“Loyalist Trails” 2016-39: September 25, 2016

In this issue:
An Epitaph in Ink: Part Two, by Stephen Davidson
Digital Gazette: Fall 2016 Issue is Being Developed
Region and Branch Bits
From the Twittersphere and Beyond


An Epitaph in Ink: Part Two

© Stephen Davidson, UE

Polly Jarvis grew up in a middle class home in Stamford, Connecticut, where she had the opportunity to learn how to read and write. She married a man of letters, Fyler Dibblee, who eventually accumulated a library valued at over £500. In addition to having a lawyer as a husband, Polly had the local Anglican minister as her father-in-law. Given her literacy-rich environment, it is little wonder that this loyalist woman valued writing and receiving letters. For over forty years, Polly kept in touch with both her loyalist and patriot relatives long after the American Revolution had compelled her to become a political refugee.

While her 1787 letter to her brother William Jarvis is her most often quoted epistle, Polly also composed thirteen letters that are now in the collection of the archives of the New Brunswick Museum. Ranging from 1791 to 1810, these letters provide insight into the day-to-day life of a loyalist widow who lived in deep in the New Brunswick “wilderness” and demonstrate how she maintained contact with relatives in larger urban areas.

After a five-year gap in the record of Polly’s correspondence, we find her asking her brother for a hogshead of lime in 1796 so that her sons could repair a chimney. Alas, there are no insights into her life in Woodstock, no news of her children, and no descriptions of her home or neighbours.

Two years later, she asked Munson for hinges and a lock for a small trunk, and three different types of fabric. This indicates that Woodstock still did not have a dry goods store of its own and that Polly had to continue to order hardware and cloth from Saint John. (What would she think of her descendants ordering online from Amazon?)

In 1799, Polly complained that Munson had not sent her enough calico to complete a gown. Her reference to a neighbour’s “wood boat” that would be a “good opportunity” for sending the needed fabric indicates how loyalists in the “wilderness” stayed connected to the port city on the Bay of Fundy.

The wood boat or “johnny woodboat” was a small sailing craft that served the farmers of the St. John River Valley in the same way that 21st century farmers use pick-up trucks. Loyalist refugees built johnny boats to carry timber to the mouth of the river at Saint John and were an everyday part of the traffic of New Brunswick’s inland waterway. Judging by Polly’s letter, the same boats could bring goods back up the river to the country.

Polly also mentioned sending socks “as soon as I can knit them”. It seems that she supplemented her income by selling handmade socks in Munson’s Saint John store. Socks would appear again in an 1801 letter along with a request for ten yards of cotton. Polly was not one to let her hands remain idle. She asked that the bolts of fabric be left at a local tavern where they would be safe until she could retrieve them. She also mentioned receiving tea delivered by her late husband’s cousin, Walter Bates. The lack of a formal postal system forced the early settlers to rely on the kindness of travelling relatives to secure life’s small pleasures and to use existing businesses as post offices.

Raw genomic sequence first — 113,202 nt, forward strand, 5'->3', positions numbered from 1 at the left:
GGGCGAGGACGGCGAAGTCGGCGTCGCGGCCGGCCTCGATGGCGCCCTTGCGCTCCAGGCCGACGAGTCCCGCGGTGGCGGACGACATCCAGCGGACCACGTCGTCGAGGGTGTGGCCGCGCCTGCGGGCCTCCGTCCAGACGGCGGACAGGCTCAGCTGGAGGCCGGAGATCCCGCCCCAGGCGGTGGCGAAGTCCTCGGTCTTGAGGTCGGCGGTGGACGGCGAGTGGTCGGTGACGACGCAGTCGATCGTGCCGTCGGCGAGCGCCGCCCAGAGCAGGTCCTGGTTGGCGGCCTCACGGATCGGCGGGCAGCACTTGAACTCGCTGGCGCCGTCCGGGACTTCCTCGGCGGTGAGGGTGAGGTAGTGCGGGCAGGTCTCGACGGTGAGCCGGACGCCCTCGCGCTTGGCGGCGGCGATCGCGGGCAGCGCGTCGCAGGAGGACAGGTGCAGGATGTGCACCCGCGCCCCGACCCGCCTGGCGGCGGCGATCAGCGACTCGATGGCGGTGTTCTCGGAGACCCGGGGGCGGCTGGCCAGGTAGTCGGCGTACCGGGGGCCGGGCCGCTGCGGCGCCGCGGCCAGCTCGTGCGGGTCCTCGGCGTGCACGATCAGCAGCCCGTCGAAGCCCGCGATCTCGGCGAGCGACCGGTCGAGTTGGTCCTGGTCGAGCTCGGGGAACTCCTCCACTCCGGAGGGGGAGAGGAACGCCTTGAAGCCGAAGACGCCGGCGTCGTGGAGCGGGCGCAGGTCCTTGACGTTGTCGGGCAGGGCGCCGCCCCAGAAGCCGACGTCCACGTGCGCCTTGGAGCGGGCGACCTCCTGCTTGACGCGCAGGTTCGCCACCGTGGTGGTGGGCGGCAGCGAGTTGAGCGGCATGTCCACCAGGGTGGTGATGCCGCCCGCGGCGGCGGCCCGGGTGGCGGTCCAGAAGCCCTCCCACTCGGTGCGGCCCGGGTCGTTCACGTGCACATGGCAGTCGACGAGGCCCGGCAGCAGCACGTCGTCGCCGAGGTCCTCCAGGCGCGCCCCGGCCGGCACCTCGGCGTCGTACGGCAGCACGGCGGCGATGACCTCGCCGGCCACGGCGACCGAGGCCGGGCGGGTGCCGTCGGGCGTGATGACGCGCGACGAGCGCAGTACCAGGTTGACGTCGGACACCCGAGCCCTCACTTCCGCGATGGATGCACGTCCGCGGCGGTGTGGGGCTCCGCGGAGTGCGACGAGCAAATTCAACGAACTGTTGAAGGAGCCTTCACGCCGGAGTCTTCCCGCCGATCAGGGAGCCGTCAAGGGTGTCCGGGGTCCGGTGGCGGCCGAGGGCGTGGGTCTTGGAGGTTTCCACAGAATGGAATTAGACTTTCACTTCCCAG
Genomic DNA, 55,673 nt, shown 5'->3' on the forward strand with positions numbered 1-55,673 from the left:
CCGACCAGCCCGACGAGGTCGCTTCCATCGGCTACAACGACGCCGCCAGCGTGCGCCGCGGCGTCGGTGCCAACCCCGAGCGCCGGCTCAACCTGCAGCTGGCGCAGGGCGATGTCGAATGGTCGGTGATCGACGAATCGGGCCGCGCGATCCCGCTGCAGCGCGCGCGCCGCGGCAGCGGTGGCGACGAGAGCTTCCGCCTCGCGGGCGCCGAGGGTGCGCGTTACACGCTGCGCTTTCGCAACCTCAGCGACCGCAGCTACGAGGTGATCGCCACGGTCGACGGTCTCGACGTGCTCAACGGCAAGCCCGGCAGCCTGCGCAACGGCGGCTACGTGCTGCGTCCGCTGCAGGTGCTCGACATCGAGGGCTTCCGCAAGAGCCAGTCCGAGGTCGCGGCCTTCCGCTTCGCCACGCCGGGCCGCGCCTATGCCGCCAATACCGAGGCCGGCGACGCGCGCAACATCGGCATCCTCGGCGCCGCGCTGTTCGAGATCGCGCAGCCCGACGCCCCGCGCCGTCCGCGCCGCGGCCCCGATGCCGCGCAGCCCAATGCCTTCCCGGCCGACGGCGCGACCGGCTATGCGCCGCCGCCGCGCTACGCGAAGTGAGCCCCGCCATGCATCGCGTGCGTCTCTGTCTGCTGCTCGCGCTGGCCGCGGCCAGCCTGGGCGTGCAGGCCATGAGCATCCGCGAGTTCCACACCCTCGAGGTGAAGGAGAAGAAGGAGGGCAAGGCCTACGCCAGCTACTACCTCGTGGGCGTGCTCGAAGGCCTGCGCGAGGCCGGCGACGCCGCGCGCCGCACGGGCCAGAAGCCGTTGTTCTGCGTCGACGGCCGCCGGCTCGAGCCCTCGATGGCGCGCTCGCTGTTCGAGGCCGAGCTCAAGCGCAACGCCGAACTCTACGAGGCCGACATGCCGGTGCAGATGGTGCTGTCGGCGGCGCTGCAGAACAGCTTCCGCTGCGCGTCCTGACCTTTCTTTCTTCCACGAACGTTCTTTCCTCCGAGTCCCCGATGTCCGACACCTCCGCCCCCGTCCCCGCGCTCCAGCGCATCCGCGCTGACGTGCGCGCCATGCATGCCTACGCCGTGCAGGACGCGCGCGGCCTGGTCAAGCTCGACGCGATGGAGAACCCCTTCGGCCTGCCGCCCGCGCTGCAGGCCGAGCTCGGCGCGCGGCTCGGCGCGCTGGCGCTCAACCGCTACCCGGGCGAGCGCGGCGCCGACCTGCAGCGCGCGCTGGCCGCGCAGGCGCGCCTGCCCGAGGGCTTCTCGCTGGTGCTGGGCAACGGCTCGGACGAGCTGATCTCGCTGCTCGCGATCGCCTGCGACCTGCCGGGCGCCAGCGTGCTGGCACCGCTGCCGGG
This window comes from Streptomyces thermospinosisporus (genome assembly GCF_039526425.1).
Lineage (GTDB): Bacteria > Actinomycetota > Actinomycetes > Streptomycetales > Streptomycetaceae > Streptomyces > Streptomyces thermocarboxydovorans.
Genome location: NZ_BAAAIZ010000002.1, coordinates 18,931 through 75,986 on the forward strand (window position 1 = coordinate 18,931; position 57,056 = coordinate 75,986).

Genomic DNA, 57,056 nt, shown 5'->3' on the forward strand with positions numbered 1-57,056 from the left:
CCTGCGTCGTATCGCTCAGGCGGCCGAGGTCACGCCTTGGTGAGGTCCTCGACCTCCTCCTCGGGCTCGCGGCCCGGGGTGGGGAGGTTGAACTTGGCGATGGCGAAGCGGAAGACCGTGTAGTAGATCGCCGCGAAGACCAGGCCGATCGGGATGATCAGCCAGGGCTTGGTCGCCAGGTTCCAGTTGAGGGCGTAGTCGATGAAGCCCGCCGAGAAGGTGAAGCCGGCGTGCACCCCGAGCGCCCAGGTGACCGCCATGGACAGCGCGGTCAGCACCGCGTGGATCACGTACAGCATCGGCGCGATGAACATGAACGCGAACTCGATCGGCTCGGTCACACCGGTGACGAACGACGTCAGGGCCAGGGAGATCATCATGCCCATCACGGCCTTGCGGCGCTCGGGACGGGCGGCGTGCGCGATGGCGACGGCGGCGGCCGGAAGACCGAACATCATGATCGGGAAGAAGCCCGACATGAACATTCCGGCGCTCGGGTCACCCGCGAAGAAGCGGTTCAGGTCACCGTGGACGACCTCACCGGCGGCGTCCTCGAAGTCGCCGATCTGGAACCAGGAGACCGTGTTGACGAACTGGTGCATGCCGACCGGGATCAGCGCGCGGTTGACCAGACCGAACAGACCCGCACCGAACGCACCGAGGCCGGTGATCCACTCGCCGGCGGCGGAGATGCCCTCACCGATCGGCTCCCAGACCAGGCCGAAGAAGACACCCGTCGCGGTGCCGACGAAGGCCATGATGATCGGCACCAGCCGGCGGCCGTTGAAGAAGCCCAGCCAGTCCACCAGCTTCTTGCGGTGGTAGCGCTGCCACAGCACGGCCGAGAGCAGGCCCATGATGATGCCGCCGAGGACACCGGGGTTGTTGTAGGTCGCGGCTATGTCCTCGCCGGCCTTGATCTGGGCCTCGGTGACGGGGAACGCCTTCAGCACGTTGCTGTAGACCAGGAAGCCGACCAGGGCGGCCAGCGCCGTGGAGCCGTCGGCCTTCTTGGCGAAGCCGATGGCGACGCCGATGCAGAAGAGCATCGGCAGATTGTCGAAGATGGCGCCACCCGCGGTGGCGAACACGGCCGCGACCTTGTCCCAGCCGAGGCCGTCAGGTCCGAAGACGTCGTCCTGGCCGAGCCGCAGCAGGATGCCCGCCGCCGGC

Tea was featured in Polly’s letter of 1803. She sent Munson twelve pounds of butter (which she had no doubt churned herself) in exchange for a mere pound of tea. This reveals how costly tea was at the time – and the existence of barter system between country loyalists and city loyalists that had developed over the twenty years since the revolution’s refugees first arrived in New Brunswick.

Written ten days later, another of Polly’s epistles reveals her “ten thousand thanks” to Munson for sending her tea and sugar. Unwell and unable to do much housework, 56 year-old Polly had “nothing left but a grateful heart” for her older brother. It may well be that the tea Polly had ordered (“soushong” and “bokou”) were valued for their medicinal properties.

Polly’s letter of 1808 made reference to her “things that had arrived from the States”. Twenty-five years after being compelled to leave the land of her birth, Polly clearly had no qualms about buying (or receiving gifts of) American goods.

The letter that Polly Dibblee wrote to her brother in January of 1810 is the last surviving example of words written in her own hand. She was 63 years old and still relied on her 68 year-old brother to manage her finances. The final two sentences read, “I have had a bad turn of my old complaint. Am something better.”